Equipment rent
Freight in
Home office Special rules apply.
Insurance Business, etc., but not health. Include liability, business owners, auto (company owned vehicle), workers' compensation, etc.
Interest
Internet service Web connection and web hosting, business portion only.
Laundry Uniforms used in business.
Legal Some legal expenses, such as those associated with asset purchases, can't be deducted directly.
Licenses
Meals Special rules apply. Generally only 50% is deductible.
Office supplies
Office expense Outside costs such as temporary help, secretarial services, etc.
Pension and profit sharing
Postage
Printing
Repairs Expenses that keep equipment in repair, not prolong its life.
Salaries and wages Show gross, before deduction for withholding taxes.
Security
Seminars
Small tools And those with life of less than a year. Others must be capitalized.
Software See the comment for small tools.
Supplies
Taxes Federal and state unemployment taxes, real estate for owned property, personal property and employer's portion of FICA.
Telephone Including cell phone
Travel
Utilities Electric, gas, water, sewer, etc.

There are some expenses that aren't deductible, but must be capitalized and depreciated:

Equipment
Furniture
Computers
Buildings and similar improvements
Repairs that extend the life of the property (Considered new property)

You may be able to write off up to $2,500 per invoice ($5,000 for taxpayers with audited financial statements) of some of these expenditures (e.g., equipment, furniture,) directly. You may be able to take the Section 179 expense election on up to $510,000 (2017 amount; indexed for inflation). For 2016 and future years 50% bonus available for the first year, but only for new equipment. Special rules apply to certain building improvements.

Some expenses must be capitalized and amortized. They include:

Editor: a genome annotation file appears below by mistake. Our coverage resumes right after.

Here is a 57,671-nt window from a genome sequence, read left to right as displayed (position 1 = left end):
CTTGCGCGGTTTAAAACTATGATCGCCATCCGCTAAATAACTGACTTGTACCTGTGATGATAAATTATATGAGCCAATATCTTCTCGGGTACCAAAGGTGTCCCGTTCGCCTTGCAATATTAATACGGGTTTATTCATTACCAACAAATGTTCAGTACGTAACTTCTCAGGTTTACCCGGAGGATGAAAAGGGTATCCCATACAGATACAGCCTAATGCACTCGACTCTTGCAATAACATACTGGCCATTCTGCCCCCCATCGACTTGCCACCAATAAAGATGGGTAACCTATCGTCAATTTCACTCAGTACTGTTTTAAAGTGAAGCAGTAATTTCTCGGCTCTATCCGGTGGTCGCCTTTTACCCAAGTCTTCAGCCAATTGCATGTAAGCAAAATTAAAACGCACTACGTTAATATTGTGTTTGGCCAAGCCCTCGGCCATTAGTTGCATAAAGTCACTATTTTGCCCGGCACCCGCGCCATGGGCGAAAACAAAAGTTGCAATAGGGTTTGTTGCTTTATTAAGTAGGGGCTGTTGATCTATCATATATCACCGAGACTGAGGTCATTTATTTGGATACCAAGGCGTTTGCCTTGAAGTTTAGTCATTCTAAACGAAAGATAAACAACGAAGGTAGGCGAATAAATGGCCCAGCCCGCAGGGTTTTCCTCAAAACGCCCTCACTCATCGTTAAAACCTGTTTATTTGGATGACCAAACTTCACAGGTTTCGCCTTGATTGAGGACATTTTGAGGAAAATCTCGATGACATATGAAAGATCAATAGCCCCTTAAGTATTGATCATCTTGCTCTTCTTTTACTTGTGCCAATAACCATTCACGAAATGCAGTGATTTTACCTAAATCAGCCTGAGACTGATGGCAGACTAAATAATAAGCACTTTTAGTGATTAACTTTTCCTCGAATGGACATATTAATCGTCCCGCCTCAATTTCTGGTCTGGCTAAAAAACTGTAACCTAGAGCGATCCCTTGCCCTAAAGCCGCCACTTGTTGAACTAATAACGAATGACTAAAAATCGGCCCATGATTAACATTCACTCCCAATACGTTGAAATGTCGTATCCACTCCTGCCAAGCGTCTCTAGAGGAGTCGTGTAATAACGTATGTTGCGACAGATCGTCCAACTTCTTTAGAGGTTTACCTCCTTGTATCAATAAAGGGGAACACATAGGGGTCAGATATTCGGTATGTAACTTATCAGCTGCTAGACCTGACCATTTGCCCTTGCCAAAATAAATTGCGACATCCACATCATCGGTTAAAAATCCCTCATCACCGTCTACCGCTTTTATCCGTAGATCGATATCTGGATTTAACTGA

Start-up expenditures (up to $5,000 can be expensed; limits and rules apply)
Organization costs (up to $5,000 can be expensed; limits and rules apply)
Business licenses with a life of more than a year
Acquisition costs of goodwill, customer lists, etc.

Some expenditures can't be deducted:

Penalties and fines Traffic tickets, fines for business activities.
Illegal bribes and kickbacks
Land And many costs associated with land; land improvements (e.g., landscaping) generally have 15-year life.

 


Copyright 2003-2016 by A/N Group, Inc. This publication is designed to provide accurate and authoritative information in regard to the subject matter covered. It is distributed with the understanding that the publisher is not engaged in rendering legal, accounting, or other professional service. If legal advice or other expert assistance is required, the services of a competent professional should be sought. Articles in this publication are not intended to be used, and cannot be used, for the purpose of avoiding accuracy-related penalties that may be imposed on a taxpayer. The information is not necessarily a complete summary of all materials on the subject. Copyright is not claimed on material from U.S. Government sources.--ISSN 1089-1536


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--Last Update 12/02/16